under no circumstances do these folks want any of the issues that fell unto Gibbs and the guys that bought Gibbs. I know a man that won one three years ago and still is waiting to receive it (Gibbs)
I have experience with two Gibbs rifles, both were pieces of junk as far as optics were concerned, one had the "parkerization" coming off, one of the bolts looked like it was painted, both rifles had discoloration at the cut off, neither rifle would allow for scope adjustment could turn the thing all day long and nothing happened. one man won a gibbs rifle at perry and is still waiting. rifle to stock fit was atrocious, and was almost laughable..
why did all this happen, maybe rush to market before rifle really ready? I also remember the "sniper class" at the cmp games three years ago where the sniper class was really a advertising promo to buy Gibbs, two years ago i asked about the scope issue and was told that the rifles were never meant to shoot over 100 yards, and i asked "where in the advertising did it say that" got a dagger type stare for a answer
but i only have handled two of them.
I built my own 'clone' original rem receiver, rem barrel, original (never used still in cosmo) redfield jr base, (milled for the lyman alaskan bell) lyman alaskan scope from 1942, vintgage "C" stock, and had a great gunsmith do parkerization, first seven shots at 600 hit X (hornady a max 168 grain ammo)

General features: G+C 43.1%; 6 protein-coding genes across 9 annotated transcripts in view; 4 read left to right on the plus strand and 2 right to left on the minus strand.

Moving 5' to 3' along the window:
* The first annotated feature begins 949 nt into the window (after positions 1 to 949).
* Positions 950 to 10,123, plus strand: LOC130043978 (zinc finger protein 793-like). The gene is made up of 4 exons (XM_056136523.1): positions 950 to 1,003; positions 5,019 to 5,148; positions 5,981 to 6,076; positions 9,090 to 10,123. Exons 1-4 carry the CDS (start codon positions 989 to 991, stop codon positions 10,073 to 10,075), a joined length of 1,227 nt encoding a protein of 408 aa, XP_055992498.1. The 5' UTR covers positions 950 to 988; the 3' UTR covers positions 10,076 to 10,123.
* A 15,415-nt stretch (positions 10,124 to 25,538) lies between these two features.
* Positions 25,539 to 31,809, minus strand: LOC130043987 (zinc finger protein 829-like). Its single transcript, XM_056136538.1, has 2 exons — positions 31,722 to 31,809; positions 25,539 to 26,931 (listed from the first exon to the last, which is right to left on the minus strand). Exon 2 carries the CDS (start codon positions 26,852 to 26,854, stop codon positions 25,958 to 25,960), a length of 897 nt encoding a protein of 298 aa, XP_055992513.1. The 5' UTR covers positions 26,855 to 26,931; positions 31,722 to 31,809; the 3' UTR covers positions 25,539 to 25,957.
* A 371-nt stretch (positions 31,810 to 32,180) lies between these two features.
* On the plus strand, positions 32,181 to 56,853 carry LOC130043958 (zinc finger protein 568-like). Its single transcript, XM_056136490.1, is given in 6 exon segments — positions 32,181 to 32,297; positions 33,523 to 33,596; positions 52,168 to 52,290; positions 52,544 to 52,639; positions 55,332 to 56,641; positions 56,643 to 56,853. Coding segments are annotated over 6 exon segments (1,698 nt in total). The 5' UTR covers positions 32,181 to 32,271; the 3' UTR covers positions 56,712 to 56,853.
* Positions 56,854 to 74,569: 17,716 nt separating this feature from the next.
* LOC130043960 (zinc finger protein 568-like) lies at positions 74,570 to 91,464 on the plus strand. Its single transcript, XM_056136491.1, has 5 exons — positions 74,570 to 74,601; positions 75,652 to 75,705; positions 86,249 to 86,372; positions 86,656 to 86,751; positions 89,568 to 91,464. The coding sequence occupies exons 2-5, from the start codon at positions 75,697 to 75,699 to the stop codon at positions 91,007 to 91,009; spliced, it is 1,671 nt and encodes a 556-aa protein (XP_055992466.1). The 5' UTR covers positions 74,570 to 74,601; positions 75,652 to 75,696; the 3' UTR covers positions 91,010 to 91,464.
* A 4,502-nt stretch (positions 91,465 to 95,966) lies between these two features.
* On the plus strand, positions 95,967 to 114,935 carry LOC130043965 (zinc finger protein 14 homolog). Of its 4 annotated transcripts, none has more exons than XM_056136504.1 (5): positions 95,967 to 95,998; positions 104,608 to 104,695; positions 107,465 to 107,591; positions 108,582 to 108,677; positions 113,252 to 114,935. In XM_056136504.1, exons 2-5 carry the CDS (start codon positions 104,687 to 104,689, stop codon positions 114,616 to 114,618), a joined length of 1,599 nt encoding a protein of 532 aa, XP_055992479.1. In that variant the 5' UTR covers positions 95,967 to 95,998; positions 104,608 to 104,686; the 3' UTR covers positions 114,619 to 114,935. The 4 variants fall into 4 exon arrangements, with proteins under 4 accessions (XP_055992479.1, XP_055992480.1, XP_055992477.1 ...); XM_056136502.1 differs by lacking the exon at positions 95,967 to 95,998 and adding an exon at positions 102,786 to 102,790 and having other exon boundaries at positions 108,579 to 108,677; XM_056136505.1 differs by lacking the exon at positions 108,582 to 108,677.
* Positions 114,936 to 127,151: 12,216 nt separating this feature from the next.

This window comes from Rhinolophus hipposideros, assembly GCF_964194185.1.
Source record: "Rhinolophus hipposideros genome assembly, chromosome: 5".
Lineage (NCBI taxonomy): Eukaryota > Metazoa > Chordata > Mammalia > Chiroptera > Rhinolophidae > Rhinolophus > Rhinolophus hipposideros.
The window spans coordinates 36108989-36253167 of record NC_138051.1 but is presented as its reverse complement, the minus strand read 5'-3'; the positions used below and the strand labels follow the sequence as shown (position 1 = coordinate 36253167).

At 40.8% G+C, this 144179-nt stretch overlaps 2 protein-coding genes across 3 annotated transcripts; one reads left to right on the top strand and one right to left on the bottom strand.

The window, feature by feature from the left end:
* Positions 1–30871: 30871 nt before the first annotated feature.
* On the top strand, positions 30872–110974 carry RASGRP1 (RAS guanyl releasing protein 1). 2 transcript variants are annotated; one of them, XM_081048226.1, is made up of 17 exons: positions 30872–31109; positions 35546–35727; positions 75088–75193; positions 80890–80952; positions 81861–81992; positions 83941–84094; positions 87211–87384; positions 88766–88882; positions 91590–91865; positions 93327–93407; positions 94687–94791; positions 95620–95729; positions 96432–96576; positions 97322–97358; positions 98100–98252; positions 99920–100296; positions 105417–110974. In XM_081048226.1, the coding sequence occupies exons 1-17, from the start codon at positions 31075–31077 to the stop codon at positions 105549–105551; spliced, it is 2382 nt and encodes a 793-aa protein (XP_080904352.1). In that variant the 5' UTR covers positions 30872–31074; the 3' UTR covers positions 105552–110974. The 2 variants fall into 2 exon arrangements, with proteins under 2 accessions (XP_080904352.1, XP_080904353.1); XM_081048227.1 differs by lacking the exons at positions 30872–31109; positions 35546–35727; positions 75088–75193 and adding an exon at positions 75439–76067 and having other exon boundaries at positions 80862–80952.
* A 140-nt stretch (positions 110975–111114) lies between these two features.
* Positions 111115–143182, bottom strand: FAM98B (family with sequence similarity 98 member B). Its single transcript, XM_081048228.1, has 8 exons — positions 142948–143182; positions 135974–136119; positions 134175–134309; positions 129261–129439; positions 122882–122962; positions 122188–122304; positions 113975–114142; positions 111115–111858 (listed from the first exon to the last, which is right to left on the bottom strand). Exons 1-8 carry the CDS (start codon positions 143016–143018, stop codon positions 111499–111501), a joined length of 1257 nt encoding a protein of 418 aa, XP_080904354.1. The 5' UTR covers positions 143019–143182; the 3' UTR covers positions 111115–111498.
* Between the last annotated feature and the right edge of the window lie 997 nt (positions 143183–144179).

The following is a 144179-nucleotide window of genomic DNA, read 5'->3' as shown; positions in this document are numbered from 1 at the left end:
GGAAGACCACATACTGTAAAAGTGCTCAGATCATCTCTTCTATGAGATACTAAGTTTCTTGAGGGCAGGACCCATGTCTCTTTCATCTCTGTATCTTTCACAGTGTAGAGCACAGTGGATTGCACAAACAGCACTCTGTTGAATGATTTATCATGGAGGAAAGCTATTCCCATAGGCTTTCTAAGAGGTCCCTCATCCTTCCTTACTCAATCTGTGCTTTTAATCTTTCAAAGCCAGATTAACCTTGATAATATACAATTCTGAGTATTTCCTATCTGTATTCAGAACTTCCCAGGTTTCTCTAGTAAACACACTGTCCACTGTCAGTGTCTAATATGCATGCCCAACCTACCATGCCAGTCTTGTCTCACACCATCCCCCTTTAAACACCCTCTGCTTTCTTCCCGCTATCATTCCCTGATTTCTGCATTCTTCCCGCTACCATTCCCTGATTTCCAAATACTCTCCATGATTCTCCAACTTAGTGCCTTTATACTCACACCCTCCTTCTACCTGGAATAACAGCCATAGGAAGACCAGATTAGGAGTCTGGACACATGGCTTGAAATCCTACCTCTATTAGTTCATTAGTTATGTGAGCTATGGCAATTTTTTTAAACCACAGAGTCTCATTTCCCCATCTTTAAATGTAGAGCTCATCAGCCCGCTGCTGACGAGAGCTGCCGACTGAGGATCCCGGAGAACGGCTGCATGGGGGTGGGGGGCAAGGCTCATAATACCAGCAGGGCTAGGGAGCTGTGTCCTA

Last edited by pelago; 06-25-2012 at 12:59.
FWIW l just sent my 8x hi lux sniper copy back, curious to see how they handle it.New CMP stock,new barrel and hi lux scope.Rifle shot 5 to 6 inch groups,changed stock,relieved hand guard,tried all the tricks I know with same results.Finally tried an origional 8x Unertl I bought from a shooter friend,same load,similiar conditions groups shrunk to 1.5 inch at 100 yds. Shot a 500 yd. F class match with the unertl, scored a 181 5 x which l consider good since the target is not very forgiving.I hope they address the problem of the scope not holding zero and coming loose after a few shots.
this is not good, did you get this from creedmore?
Last edited by pelago; 06-26-2012 at 05:10.
Got it from another source,not critical of the scope or quality of the optics but suspect of the mounts/mounting system.Many people who buy this scope will log alot of rounds in practice, load development and actual competition. As it stands now I`m going to see what Hi Lux has to say.Received an email today saying scope was received and is being examined by their tech dept.While at the Eastern games another shooter stated he too was having a hard time getting a rifle known as a good shooter to group.The last thing I suspected was the scope since it was new.
gettin' rather nervous now
cuz i have a standing order for complete rifle from creedmore
I built one 03A4 and it is a winner, perfect in every way, but it is all original US made and all the pieces and parts are from the correct era, heck even the junior mount was in a box with fed stock number and was dated '42 and even had the portion of the mount milled down for the bell on the scope.
i have good shooting 03's and considered building one but always the scope was a issue and probably still is, if one can even be found